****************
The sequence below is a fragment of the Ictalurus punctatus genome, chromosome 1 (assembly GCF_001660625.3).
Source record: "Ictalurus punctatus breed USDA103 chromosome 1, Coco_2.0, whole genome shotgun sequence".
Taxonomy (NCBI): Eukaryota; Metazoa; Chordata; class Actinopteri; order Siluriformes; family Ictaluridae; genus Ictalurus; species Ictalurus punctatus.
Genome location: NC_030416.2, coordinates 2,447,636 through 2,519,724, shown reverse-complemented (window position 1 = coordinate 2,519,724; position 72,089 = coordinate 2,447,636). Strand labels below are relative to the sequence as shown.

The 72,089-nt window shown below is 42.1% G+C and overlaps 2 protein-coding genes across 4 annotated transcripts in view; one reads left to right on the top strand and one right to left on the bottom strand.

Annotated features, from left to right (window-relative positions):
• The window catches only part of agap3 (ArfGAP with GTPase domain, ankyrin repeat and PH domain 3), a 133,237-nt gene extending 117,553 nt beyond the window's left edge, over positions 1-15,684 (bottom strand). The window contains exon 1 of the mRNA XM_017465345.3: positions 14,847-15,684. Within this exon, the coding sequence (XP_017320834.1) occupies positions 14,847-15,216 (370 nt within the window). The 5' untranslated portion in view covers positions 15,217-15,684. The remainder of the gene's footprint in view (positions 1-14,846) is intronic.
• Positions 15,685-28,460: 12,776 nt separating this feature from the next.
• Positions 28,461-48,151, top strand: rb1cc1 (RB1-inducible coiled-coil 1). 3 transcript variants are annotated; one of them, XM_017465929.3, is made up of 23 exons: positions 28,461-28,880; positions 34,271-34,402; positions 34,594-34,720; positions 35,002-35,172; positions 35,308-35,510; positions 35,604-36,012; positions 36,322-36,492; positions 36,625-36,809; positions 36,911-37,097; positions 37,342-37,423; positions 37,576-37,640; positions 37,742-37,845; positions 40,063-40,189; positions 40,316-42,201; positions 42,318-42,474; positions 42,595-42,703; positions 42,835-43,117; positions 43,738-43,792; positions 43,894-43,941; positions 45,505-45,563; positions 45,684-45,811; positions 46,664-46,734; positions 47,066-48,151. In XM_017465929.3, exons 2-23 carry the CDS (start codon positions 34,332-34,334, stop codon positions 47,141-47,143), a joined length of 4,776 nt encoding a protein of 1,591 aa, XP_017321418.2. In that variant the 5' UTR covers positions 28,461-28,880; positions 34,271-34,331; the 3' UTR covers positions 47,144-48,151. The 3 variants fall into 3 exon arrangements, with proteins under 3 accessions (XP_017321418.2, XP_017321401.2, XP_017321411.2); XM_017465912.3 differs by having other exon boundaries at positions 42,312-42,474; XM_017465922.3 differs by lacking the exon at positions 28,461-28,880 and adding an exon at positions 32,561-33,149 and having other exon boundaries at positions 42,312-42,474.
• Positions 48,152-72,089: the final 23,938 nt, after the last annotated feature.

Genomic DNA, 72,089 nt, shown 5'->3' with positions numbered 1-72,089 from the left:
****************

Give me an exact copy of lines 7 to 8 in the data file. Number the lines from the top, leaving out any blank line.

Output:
• The window catches only part of agap3 (ArfGAP with GTPase domain, ankyrin repeat and PH domain 3), a 133,237-nt gene extending 117,553 nt beyond the window's left edge, over positions 1-15,684 (bottom strand). The window contains exon 1 of the mRNA XM_017465345.3: positions 14,847-15,684. Within this exon, the coding sequence (XP_017320834.1) occupies positions 14,847-15,216 (370 nt within the window). The 5' untranslated portion in view covers positions 15,217-15,684. The remainder of the gene's footprint in view (positions 1-14,846) is intronic.
• Positions 15,685-28,460: 12,776 nt separating this feature from the next.